RICHMOND—Virginia’s horse industry has an annual economic impact of $1.2 billion, according to study findings announced March 17 by the Virginia Department of Agriculture and Consumer Services.
The study was prepared by the University of Virginia Weldon Cooper Center for Public Service and funded by the Virginia Horse Industry Board.
"The equine industry’s influence is felt in all parts of the state," said WCC Regional Economist
Dr. Terance Rephann. "We see a very positive effect on jobs, recreation, tourism, retail sales and state and local taxation."
Virginia has "a rich history and a long legacy of great horses, famous horsemen and horsewomen, ideal conditions and resources for raising horses and an established infrastructure for a variety of equine activities," said Spencer Neale, a commodity marketing specialist for Virginia Farm Bureau Federation. "All of this, coupled with our large population base, is what allows the industry to generate such significant economic activities."
The largest areas of economic impact continue to be in Northern Virginia, with more than 1,600 horse-related jobs in Fauquier and Loudoun counties. The largest employment impact is in Rockbridge Country, home to the Virginia Horse Center. More than 1,330 jobs are industry-related in Lexington and Buena Vista.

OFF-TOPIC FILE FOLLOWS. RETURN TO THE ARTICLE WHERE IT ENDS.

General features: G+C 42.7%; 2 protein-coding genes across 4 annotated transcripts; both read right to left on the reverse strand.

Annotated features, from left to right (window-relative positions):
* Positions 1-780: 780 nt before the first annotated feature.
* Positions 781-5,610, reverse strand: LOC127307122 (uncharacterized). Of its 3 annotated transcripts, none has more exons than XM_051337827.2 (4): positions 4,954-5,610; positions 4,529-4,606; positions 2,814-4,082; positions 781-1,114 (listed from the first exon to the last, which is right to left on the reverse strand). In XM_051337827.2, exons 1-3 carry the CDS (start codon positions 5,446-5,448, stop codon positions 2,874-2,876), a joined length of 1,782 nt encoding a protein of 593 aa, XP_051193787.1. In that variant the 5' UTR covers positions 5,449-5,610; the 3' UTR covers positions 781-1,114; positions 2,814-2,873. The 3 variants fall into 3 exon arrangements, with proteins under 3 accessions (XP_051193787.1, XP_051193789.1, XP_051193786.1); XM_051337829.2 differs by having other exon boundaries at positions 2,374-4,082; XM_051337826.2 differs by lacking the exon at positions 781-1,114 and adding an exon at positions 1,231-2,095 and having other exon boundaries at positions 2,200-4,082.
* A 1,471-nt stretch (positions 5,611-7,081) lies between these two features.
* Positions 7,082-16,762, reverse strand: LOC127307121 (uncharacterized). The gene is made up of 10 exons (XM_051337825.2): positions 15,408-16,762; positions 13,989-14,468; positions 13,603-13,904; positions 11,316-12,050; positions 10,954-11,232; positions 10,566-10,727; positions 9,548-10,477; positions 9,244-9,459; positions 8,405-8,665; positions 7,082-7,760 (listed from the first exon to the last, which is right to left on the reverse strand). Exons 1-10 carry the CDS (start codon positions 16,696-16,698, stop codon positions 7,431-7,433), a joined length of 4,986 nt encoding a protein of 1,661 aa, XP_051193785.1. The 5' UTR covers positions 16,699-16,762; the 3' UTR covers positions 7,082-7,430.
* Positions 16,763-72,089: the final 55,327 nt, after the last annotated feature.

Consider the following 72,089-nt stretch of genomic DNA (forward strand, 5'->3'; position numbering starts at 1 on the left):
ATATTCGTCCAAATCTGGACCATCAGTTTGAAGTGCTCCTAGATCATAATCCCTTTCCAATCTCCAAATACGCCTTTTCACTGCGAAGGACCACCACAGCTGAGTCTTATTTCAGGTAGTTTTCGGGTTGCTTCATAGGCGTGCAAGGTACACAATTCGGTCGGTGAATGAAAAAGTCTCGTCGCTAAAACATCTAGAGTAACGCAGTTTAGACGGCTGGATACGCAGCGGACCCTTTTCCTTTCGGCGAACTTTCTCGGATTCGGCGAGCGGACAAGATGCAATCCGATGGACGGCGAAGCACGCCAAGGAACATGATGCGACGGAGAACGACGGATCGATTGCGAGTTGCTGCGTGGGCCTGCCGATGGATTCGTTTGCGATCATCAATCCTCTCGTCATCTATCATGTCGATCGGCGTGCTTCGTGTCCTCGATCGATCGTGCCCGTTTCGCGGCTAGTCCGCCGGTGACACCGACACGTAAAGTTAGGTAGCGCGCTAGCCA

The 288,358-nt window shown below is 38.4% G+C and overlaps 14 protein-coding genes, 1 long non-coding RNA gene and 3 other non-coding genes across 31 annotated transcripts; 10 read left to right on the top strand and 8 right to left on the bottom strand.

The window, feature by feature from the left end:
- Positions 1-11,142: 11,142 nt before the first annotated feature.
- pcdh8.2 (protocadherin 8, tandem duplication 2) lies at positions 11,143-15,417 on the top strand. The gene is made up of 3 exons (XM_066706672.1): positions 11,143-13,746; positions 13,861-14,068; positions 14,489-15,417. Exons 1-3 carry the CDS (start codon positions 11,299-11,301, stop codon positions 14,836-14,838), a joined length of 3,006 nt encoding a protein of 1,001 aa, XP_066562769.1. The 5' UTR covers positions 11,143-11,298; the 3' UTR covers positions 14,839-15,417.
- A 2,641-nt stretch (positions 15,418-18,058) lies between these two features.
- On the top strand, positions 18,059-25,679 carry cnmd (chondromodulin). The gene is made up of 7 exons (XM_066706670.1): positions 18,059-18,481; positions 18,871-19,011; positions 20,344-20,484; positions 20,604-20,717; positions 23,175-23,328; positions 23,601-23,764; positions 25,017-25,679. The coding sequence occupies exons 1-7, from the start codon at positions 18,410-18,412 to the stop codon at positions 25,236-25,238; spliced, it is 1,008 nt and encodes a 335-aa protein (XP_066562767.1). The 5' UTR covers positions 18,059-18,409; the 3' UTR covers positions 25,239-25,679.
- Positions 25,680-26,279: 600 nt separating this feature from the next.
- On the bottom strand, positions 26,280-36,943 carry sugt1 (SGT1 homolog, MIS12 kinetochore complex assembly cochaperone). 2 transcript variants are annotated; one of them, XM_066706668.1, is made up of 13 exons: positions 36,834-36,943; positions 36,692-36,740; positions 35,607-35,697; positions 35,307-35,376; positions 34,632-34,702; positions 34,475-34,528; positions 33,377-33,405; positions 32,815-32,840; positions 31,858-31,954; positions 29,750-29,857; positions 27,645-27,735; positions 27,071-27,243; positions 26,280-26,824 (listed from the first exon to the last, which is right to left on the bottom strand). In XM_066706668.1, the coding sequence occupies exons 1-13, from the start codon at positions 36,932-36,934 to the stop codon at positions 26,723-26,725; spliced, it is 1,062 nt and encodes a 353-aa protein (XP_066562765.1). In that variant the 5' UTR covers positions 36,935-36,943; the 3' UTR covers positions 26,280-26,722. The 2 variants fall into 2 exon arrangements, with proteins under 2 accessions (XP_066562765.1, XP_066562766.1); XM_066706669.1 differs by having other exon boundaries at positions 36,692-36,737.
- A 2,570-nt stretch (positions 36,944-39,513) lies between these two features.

"The horse industry in Virginia generates $65.3 million in state and local taxes," Rephann said, "with more than 50 percent of that figure representing state taxes."
The study found that horse owners spend $873 million annually on horse-related expenses—including feed and bedding, boarding, training, tack, capital improvements and labor. That averages $4,060 per horse.
Nearly 1,200 horse shows and events were held in Virginia in 2010, generating $25 million in revenue, and about 939,000 people attended Virginia horse shows and competitions last year. Out-of-state participants spent an average of $3,100 per event.
Virginia has an estimated 215,000 horses, ponies and mules and some 41,000 equine operations. The commonwealth is ranked 12th nationwide for the number of horses. The 2007 Census of Agriculture found that, while the number of farms in Virginia decreased between 1997 and 2007, the number of farms with horses increased from 10,972 to 13,520.
The post-2007 economic downturn has had an impact on the equine industry, both in Virginia and nationwide, Neale noted. "A large percentage of horses are owned and kept for pleasure, and many of the related expenses beyond feed, veterinary care and pasturing or stabling are somewhat discretionary. However, the Virginia horse industry is here to stay; it is an ingrained and important part of our economy and our agricultural heritage and—like all economic sectors—experiences cyclical ups and downs."
Contact Neale at 804-290-1128 or Elaine Lidholm, VDACS communications director, at 804-786-7686.